Use of Mobile Phones It is strictly prohibited to use a mobile phone while driving unless you have a hands-free device.

Parking Regulations Adhere to parking regulations to avoid fines. In some areas, there may be designated parking zones or restrictions.

Toll Roads There are NO toll roads in Crete so you don’t have to be concerned about this.

Motorcycle Helmets If you’re riding a motorcycle, both the driver and passenger must wear helmets.

Remember that these rules provide a general overview, and it’s essential to familiarize yourself with the specific driving regulations in the region you are visiting. Always drive defensively, be aware of your surroundings, and respect local traffic laws.


First and foremost, you will need a valid driver’s license to drive in Crete. If you’re coming from the US or Canada, you’ll need an International Driver’s Permit (IDP) in addition to your regular driver’s license. It’s important to note that driving in Crete is on the right side of the road, as it is in most of mainland Europe.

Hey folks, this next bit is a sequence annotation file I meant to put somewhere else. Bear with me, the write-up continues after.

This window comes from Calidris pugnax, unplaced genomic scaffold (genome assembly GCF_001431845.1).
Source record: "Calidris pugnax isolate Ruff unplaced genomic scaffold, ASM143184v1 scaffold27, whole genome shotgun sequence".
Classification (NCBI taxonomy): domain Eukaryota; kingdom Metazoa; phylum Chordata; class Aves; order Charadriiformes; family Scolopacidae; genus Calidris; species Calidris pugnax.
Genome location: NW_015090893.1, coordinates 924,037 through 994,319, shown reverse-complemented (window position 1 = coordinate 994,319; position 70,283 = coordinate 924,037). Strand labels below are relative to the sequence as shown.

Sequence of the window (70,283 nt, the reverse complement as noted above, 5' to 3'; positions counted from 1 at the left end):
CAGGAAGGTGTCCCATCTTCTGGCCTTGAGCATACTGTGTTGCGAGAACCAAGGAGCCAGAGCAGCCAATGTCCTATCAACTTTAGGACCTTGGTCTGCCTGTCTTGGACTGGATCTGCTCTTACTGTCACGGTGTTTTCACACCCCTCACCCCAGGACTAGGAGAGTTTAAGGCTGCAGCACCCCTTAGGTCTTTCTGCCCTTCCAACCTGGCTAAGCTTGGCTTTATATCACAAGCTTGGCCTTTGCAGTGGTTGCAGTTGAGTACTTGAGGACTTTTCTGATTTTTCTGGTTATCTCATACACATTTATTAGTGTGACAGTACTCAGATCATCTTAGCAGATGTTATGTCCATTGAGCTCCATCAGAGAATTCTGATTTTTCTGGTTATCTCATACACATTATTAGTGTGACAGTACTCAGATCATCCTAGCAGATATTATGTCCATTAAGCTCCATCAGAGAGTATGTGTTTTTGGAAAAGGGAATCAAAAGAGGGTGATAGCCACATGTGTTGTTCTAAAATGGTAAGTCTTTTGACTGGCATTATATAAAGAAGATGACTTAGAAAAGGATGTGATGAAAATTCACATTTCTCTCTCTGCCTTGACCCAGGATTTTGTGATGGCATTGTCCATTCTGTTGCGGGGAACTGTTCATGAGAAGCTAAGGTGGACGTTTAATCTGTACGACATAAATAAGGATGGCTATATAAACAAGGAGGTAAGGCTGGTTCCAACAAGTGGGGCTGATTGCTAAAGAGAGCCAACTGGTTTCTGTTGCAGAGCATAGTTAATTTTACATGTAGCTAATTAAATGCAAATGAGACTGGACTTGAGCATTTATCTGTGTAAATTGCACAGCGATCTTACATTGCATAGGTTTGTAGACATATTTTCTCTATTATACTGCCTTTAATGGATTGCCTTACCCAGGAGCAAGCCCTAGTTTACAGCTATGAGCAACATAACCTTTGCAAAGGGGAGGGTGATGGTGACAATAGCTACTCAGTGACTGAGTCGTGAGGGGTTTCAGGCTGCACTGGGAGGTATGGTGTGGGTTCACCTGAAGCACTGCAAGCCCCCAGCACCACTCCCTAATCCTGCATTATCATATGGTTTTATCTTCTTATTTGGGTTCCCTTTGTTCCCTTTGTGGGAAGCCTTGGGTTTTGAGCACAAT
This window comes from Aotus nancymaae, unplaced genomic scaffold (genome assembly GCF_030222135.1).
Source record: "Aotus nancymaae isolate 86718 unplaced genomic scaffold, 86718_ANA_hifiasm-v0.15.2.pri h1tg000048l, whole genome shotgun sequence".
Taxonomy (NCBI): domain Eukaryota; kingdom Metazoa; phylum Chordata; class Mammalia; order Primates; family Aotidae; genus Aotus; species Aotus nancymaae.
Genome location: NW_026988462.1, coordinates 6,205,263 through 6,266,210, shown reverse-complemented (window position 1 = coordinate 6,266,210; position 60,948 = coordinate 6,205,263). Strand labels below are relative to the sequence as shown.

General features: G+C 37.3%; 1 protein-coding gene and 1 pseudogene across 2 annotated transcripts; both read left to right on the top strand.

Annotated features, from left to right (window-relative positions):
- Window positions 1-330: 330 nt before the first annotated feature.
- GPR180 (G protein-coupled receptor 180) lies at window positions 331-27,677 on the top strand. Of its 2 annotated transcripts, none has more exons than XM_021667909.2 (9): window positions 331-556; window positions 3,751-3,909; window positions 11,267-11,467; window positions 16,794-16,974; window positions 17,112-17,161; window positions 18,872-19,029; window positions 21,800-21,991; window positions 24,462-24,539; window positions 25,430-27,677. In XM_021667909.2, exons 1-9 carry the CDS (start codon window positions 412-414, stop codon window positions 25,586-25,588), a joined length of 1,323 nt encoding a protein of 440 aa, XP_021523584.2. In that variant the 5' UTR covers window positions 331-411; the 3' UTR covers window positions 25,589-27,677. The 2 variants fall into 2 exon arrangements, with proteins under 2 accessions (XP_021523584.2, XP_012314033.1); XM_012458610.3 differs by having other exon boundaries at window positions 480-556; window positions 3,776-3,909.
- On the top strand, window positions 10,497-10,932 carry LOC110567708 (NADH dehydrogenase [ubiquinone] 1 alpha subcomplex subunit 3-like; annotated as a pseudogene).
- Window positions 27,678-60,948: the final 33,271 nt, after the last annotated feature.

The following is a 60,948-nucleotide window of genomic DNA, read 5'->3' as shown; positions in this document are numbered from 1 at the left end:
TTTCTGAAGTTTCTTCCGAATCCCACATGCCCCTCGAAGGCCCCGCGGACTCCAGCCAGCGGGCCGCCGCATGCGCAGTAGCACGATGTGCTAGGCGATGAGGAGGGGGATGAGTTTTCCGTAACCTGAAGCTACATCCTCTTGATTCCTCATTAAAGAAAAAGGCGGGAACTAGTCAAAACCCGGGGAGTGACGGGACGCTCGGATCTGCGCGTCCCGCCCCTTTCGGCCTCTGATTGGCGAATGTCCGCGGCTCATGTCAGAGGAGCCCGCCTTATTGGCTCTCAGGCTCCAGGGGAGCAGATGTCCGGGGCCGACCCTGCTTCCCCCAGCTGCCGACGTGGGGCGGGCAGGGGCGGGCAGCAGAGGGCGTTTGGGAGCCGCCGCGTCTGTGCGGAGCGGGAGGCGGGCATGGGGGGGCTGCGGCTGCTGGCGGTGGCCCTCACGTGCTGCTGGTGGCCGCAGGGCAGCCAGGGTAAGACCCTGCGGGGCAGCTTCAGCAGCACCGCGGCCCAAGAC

If you’re planning on driving in Crete, it’s a good idea to familiarize yourself with the road signs and traffic laws before you go. There are a few differences from what you might be used to, such as the use of roundabouts instead of four-way stops, so it’s important to be aware of these differences to stay safe on the road.

The roads in Crete can be narrow and winding, especially in the mountainous areas of the island. If you’re not used to driving on narrow roads, it can be a bit nerve-wracking at first. It’s important to take your time, be patient, and always be aware of your surroundings. You may also encounter livestock or pedestrians on the road, so it’s important to be alert and prepared to slow down or stop if necessary.